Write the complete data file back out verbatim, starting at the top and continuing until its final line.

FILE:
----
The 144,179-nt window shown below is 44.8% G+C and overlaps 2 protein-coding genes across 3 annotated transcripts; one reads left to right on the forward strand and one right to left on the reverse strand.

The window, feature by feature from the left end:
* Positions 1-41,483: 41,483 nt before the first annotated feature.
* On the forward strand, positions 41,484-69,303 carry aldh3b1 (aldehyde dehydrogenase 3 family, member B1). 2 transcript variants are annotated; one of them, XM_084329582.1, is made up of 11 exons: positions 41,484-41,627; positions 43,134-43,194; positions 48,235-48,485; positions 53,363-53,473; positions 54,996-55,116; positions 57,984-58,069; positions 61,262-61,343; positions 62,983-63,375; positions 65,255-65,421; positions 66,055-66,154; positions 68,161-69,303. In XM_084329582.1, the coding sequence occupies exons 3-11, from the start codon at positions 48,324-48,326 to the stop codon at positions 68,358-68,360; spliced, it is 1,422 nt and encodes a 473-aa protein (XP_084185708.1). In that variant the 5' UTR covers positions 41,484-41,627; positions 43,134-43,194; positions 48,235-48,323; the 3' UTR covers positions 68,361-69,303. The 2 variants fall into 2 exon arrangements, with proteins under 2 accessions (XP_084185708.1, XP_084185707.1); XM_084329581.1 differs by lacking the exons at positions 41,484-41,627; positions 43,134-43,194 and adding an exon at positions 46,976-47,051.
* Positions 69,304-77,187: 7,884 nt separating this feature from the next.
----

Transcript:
The 144,179-nt window shown below is 44.8% G+C and overlaps 2 protein-coding genes across 3 annotated transcripts; one reads left to right on the forward strand and one right to left on the reverse strand.

The window, feature by feature from the left end:
* Positions 1-41,483: 41,483 nt before the first annotated feature.
* On the forward strand, positions 41,484-69,303 carry aldh3b1 (aldehyde dehydrogenase 3 family, member B1). 2 transcript variants are annotated; one of them, XM_084329582.1, is made up of 11 exons: positions 41,484-41,627; positions 43,134-43,194; positions 48,235-48,485; positions 53,363-53,473; positions 54,996-55,116; positions 57,984-58,069; positions 61,262-61,343; positions 62,983-63,375; positions 65,255-65,421; positions 66,055-66,154; positions 68,161-69,303. In XM_084329582.1, the coding sequence occupies exons 3-11, from the start codon at positions 48,324-48,326 to the stop codon at positions 68,358-68,360; spliced, it is 1,422 nt and encodes a 473-aa protein (XP_084185708.1). In that variant the 5' UTR covers positions 41,484-41,627; positions 43,134-43,194; positions 48,235-48,323; the 3' UTR covers positions 68,361-69,303. The 2 variants fall into 2 exon arrangements, with proteins under 2 accessions (XP_084185708.1, XP_084185707.1); XM_084329581.1 differs by lacking the exons at positions 41,484-41,627; positions 43,134-43,194 and adding an exon at positions 46,976-47,051.
* Positions 69,304-77,187: 7,884 nt separating this feature from the next.